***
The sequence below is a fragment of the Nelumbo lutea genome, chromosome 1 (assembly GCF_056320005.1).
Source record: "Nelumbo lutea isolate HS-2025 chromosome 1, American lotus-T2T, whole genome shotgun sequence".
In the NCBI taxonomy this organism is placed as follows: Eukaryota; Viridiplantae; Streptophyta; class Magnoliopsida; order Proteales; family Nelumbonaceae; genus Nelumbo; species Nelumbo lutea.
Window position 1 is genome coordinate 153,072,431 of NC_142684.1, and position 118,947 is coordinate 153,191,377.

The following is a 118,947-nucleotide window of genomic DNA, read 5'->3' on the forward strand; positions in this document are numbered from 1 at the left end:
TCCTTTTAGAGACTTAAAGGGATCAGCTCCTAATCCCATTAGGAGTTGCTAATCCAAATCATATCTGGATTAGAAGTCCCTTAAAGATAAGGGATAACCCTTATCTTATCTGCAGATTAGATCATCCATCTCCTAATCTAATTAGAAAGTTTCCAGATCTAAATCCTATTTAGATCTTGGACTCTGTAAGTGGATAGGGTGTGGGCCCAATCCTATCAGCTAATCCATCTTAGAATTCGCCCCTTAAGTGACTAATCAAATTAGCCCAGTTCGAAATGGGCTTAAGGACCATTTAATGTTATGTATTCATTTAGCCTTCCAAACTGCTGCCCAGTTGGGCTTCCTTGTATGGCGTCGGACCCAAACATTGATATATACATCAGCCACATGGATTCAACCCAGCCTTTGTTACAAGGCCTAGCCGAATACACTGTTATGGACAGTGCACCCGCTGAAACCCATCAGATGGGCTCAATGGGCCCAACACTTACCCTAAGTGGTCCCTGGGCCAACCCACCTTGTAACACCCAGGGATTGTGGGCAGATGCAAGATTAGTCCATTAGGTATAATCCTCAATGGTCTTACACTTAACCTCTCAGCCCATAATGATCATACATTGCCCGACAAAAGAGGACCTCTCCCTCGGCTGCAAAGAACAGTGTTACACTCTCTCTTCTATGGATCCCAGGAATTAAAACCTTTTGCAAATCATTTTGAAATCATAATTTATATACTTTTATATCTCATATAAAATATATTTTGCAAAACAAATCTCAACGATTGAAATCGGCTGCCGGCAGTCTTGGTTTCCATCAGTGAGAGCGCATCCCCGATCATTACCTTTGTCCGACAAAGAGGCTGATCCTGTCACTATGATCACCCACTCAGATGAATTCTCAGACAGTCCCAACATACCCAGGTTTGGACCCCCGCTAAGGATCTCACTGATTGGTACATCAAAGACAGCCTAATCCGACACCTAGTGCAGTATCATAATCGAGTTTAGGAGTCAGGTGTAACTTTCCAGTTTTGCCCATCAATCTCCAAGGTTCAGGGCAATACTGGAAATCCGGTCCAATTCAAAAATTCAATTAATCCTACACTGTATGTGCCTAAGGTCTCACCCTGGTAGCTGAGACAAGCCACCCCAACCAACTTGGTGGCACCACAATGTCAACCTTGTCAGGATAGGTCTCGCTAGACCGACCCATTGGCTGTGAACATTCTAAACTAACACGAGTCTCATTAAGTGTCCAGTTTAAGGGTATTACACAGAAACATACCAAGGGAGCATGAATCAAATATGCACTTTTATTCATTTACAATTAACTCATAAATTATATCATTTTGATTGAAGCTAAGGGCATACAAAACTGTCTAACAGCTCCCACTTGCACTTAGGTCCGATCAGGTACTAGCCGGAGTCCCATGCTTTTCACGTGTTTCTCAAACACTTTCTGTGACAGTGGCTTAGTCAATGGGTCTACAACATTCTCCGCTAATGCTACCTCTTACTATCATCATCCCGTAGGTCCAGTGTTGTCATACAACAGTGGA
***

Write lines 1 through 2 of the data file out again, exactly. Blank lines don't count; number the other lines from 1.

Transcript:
The sequence below is a fragment of the Nelumbo lutea genome, chromosome 1 (assembly GCF_056320005.1).
Source record: "Nelumbo lutea isolate HS-2025 chromosome 1, American lotus-T2T, whole genome shotgun sequence".